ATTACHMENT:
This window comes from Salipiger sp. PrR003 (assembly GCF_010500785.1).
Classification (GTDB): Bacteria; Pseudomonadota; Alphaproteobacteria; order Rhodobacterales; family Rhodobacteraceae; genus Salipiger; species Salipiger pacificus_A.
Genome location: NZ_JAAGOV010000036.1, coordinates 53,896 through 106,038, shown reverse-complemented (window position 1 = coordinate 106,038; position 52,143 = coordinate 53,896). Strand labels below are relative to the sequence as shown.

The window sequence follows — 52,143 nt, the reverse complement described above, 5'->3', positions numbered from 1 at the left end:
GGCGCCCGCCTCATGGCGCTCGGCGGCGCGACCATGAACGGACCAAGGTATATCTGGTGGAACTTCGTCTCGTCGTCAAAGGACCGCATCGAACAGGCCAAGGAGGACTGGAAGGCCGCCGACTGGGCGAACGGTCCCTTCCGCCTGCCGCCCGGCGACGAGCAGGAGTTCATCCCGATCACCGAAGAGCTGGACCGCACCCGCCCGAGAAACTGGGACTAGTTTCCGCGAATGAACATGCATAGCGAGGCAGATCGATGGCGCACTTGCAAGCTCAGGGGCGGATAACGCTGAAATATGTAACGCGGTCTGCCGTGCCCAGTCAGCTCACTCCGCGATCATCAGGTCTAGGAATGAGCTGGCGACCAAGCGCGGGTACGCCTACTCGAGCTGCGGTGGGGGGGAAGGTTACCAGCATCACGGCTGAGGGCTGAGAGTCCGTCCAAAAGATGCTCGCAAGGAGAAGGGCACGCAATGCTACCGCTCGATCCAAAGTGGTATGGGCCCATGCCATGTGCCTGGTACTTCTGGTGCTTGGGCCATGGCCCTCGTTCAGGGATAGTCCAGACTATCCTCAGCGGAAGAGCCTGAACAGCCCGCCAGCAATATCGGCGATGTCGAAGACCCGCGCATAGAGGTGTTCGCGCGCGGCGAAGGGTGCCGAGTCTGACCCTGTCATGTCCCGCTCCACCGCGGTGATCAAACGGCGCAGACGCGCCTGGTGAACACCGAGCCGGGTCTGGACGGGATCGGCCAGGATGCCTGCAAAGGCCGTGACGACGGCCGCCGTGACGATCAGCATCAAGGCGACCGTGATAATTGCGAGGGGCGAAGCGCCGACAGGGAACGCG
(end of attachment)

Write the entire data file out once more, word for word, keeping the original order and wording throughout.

This window comes from Salipiger sp. PrR003 (assembly GCF_010500785.1).
Classification (GTDB): Bacteria; Pseudomonadota; Alphaproteobacteria; order Rhodobacterales; family Rhodobacteraceae; genus Salipiger; species Salipiger pacificus_A.
Genome location: NZ_JAAGOV010000036.1, coordinates 53,896 through 106,038, shown reverse-complemented (window position 1 = coordinate 106,038; position 52,143 = coordinate 53,896). Strand labels below are relative to the sequence as shown.

The window sequence follows — 52,143 nt, the reverse complement described above, 5'->3', positions numbered from 1 at the left end:
GGCGCCCGCCTCATGGCGCTCGGCGGCGCGACCATGAACGGACCAAGGTATATCTGGTGGAACTTCGTCTCGTCGTCAAAGGACCGCATCGAACAGGCCAAGGAGGACTGGAAGGCCGCCGACTGGGCGAACGGTCCCTTCCGCCTGCCGCCCGGCGACGAGCAGGAGTTCATCCCGATCACCGAAGAGCTGGACCGCACCCGCCCGAGAAACTGGGACTAGTTTCCGCGAATGAACATGCATAGCGAGGCAGATCGATGGCGCACTTGCAAGCTCAGGGGCGGATAACGCTGAAATATGTAACGCGGTCTGCCGTGCCCAGTCAGCTCACTCCGCGATCATCAGGTCTAGGAATGAGCTGGCGACCAAGCGCGGGTACGCCTACTCGAGCTGCGGTGGGGGGGAAGGTTACCAGCATCACGGCTGAGGGCTGAGAGTCCGTCCAAAAGATGCTCGCAAGGAGAAGGGCACGCAATGCTACCGCTCGATCCAAAGTGGTATGGGCCCATGCCATGTGCCTGGTACTTCTGGTGCTTGGGCCATGGCCCTCGTTCAGGGATAGTCCAGACTATCCTCAGCGGAAGAGCCTGAACAGCCCGCCAGCAATATCGGCGATGTCGAAGACCCGCGCATAGAGGTGTTCGCGCGCGGCGAAGGGTGCCGAGTCTGACCCTGTCATGTCCCGCTCCACCGCGGTGATCAAACGGCGCAGACGCGCCTGGTGAACACCGAGCCGGGTCTGGACGGGATCGGCCAGGATGCCTGCAAAGGCCGTGACGACGGCCGCCGTGACGATCAGCATCAAGGCGACCGTGATAATTGCGAGGGGCGAAGCGCCGACAGGGAACGCG